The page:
When I was a kid in Queens, most of my relatives lived elsewhere, namely Venezuela. Except for my cousin, Adele and her older sister, Roxanne. At the time, they were the only cousins I had in America, and for a few years they lived just across the street from us, so getting together was easy as pie, and we’d have loads of fun when we did.
In 1964, the Beatles arrived in New York. In 1965, they performed at Shea Stadium. I swear Adele had once told me she went to that concert. After all, Shea Stadium wasn’t that far from where we lived. So when I asked her if she’d share her memories of that day, here’s what she said:
“You must have me confused with some other, verrry hip 10 year old, because I did not go to Shea to see the Beatles. I did, however, go to Forest Hills Tennis Stadium to see The Monkees when I was 12–does that help?”
To which I responded, “Not really, but go ahead and write about seeing the Monkees.”
So in honor of the 50th anniversary of the Beatles’ arrival in America, I give you what I hope will be the first in an occasional series, direct from Adele’s addled brain.
Not the Beatles
by My Cousin Adele
John, Paul, George and Ringo? Try Michael, Davy, Peter and Micky instead. Think Junior Varsity Beatles. The Beatles 2.0. I’m talking about The Monkees, the imaginary boy band/actors created by Hollywood central casting in an attempt to cash in on the sensation created by the Beatles. (I’m not joking about the central casting angle: Stephen Stills, a gifted musician who as a member of Crosby Stills & Nash recorded some of the classic albums of the ‘70s, auditioned for the group/TV show, but was rejected as not “cute” enough. So instead they cast Peter Tork, with the goofy smile and room temperature IQ.)
This week marks the 50th anniversary of the Beatles invading JFK, NYC, USA, and the Universe. My cousin Monica mistakenly recalls that I was among the lucky thousands who went to nearby Shea Stadium to see their first stadium concert. (I can’t say “hear” them in concert because if you’ve seen any of the old footage of the screaming, hysterical female fans, you know no one heard a damn thing at that concert!)
Reluctantly, I had to inform her that the first band I saw in concert was not the Beatles at Shea Stadium but The Monkees at Forest Hills Tennis Stadium. Night and day difference. Sirloin vs. McD’s. Meryl Streep vs. Kim Kardashian.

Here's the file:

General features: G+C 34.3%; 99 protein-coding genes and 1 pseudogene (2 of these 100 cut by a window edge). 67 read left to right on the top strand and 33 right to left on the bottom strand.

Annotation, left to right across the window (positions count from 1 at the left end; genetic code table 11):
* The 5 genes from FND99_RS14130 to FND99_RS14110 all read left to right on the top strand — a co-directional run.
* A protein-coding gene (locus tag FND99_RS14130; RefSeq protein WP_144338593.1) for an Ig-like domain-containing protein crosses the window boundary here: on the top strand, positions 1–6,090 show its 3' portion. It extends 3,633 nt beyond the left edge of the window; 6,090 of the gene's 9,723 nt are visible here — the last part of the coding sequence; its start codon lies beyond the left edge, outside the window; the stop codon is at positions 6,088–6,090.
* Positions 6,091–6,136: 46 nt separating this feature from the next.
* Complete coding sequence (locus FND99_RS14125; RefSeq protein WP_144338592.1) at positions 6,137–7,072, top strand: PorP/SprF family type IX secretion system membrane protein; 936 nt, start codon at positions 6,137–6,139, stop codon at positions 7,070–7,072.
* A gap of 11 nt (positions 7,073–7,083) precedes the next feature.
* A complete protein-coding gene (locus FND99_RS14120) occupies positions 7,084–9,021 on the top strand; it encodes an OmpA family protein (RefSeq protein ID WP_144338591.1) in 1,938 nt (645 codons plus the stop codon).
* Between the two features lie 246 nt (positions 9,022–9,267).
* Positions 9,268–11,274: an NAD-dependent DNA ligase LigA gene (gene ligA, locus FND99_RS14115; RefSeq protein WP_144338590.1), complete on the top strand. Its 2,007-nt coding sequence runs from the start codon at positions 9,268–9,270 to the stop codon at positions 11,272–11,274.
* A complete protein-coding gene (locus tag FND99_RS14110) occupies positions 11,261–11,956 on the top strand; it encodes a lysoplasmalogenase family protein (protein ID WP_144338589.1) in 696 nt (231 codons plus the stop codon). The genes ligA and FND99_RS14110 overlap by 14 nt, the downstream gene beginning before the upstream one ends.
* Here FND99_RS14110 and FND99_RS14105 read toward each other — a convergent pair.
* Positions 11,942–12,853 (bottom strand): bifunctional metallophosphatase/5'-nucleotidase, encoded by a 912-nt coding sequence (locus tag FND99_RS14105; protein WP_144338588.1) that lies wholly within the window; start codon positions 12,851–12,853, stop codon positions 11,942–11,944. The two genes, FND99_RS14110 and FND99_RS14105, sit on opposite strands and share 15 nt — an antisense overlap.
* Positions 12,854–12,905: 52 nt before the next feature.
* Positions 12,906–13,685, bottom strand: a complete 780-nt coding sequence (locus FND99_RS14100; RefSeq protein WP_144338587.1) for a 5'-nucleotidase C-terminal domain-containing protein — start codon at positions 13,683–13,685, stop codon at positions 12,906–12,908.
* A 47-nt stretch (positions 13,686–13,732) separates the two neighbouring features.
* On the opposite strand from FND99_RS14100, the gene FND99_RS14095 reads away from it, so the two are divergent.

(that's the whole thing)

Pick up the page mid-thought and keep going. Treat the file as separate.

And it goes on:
Hard to imagine, but at the height of their popularity, the phony Fab Four actually outsold the Beatles and the Rolling Stones. And admit it: you can still sing along to “Daydream Believer,” maybe even “Last Train to Clarksville.” You know you can! So could the thousands of middle-class teeny boppers who filled the Forest Hills Tennis Stadium that summer night to squeal for the bogus Beatles.
I was 12 at the time of the concert and as usual, my family had very little money; I can’t for the life of me recall how I talked my mother into letting me go or how she came up with the money for my ticket. In the all-white, middle class Jewish neighborhood of my childhood, my Spanish-speaking, low-income Baptist family fit in like an Amish guy at Circuit City: my father looked and sounded like Ricky Ricardo, my mother was the only working mom in the zip code, and we were all on the far side of “tan.”
Plus, I was crazy tall and wore mostly the hand-me-downs of my mother’s co-worker, a woman who favored a heavy daily dose of Marlboros and drug-store perfume, so I went through junior high smelling like a bowling alley hooker. Yessirree, I fit right in.
Perhaps buying me a ticket to that concert so I could attend with my friends was my mother’s way of giving me a one-night visa into the land of “normal” teenagers. She could never give me the fringed suede vest or white go-go boots that were all the rage, but just this once she could give me a single golden ticket to see my favorite “rock” band.
Here is the strangest and most notable thing about that concert, the one element that moves it from mildly embarrassing teenage moment to cultural touchstone: the opening act for The Monkees was…..wait for it–the Jimi Hendrix Experience! Well of course! Why not pair the most vanilla pseudo-musicians imaginable with the acid rocker, Afro-wearing, guitar-smashing Jimi Hendrix? (Today it would be like taking your kids to see The Wiggles, with Kanye West as the opening act!)
It was, from all accounts, a match made in hell. Apparently The Monkees thought touring with Jimi would increase their musical cred, while Jimi’s agent thought that riding the coattails of the most popular group of the day would increase his exposure to all of America. Neither side got what they wanted. On that July night in 1967, Jimi had evidently had enough of teeny boppers ignoring his music while waiting for their darling Davy Jones to appear (and I can bear witness to the fact that none of us knew what to make of the intense, wildly dressed black man with the giant Afro singing something about a “foxy lady”). He gave us “the finger,” threw down his guitar and left the stage. Well all-righty then, bring on The Monkees!
So sadly, I never did get to see the Beatles in concert. But years later, after The Monkees were a forgotten musical footnote and Jimi Hendrix had blown away the Woodstock crowd with his stunning electric guitar version of the “Star Spangled Banner” and gone on to a brief but brilliant career, I could say, with a smug nod to my less cool friends, “Yeah man. I saw Jimi.”